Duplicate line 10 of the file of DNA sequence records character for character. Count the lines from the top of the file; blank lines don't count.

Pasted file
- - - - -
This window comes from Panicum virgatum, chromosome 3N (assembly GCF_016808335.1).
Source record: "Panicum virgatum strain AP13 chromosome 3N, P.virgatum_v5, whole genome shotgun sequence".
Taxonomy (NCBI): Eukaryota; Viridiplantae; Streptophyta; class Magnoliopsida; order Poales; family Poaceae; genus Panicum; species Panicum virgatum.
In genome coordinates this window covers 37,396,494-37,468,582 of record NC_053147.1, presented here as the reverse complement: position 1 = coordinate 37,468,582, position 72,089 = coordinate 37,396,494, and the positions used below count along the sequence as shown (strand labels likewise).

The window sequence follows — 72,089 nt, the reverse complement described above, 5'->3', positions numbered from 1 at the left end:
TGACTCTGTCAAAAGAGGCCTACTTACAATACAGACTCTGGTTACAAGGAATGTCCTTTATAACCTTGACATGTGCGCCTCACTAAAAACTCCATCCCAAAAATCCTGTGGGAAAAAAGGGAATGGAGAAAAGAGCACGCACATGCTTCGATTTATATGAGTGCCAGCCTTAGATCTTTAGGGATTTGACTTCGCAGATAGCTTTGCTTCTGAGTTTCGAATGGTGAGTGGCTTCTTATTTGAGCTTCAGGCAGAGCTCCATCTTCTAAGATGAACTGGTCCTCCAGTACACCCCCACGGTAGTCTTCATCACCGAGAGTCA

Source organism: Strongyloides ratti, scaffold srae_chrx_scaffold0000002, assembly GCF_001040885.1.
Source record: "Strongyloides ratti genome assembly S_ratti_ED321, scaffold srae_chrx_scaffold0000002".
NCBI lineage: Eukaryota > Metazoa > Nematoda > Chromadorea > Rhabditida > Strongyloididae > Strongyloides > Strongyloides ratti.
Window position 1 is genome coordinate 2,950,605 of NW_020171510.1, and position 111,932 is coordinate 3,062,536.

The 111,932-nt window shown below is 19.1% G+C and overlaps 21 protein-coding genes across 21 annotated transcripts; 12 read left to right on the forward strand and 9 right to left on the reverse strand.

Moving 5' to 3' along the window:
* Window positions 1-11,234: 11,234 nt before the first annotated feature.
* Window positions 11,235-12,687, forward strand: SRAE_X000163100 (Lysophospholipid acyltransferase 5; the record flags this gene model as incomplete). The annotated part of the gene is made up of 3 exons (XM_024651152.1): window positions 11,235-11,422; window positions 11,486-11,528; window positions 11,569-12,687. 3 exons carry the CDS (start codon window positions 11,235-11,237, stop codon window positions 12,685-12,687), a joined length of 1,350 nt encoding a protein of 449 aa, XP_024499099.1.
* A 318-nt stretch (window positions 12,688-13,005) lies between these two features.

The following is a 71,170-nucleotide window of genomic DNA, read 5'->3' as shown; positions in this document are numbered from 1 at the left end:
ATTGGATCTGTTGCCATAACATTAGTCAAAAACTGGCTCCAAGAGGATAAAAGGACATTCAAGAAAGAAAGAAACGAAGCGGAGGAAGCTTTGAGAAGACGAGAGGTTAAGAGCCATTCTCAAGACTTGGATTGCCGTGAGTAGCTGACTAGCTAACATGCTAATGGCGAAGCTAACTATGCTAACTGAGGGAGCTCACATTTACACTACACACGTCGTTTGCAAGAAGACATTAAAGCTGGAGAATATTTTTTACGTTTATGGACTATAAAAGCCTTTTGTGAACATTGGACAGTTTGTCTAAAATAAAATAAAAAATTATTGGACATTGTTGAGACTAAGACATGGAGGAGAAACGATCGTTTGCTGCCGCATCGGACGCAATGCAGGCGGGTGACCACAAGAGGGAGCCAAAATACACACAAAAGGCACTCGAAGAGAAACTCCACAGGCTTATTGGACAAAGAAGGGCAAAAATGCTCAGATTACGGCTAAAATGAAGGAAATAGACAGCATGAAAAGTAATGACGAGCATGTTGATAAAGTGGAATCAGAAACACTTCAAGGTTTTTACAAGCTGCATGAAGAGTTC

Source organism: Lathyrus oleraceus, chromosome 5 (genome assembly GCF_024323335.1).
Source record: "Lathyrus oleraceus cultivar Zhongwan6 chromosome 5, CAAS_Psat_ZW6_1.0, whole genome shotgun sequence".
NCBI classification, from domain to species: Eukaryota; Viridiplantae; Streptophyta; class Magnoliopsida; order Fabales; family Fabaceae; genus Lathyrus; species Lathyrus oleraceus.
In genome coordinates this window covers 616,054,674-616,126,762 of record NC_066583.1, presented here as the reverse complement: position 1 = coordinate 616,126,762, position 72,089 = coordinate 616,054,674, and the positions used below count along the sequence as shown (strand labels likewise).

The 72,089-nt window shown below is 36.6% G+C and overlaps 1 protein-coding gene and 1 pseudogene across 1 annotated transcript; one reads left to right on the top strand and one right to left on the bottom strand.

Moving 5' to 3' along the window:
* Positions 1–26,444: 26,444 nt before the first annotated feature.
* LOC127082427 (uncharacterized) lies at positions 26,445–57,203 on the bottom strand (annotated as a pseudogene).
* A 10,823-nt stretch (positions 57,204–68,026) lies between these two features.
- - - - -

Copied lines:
Window position 1 is genome coordinate 2,950,605 of NW_020171510.1, and position 111,932 is coordinate 3,062,536.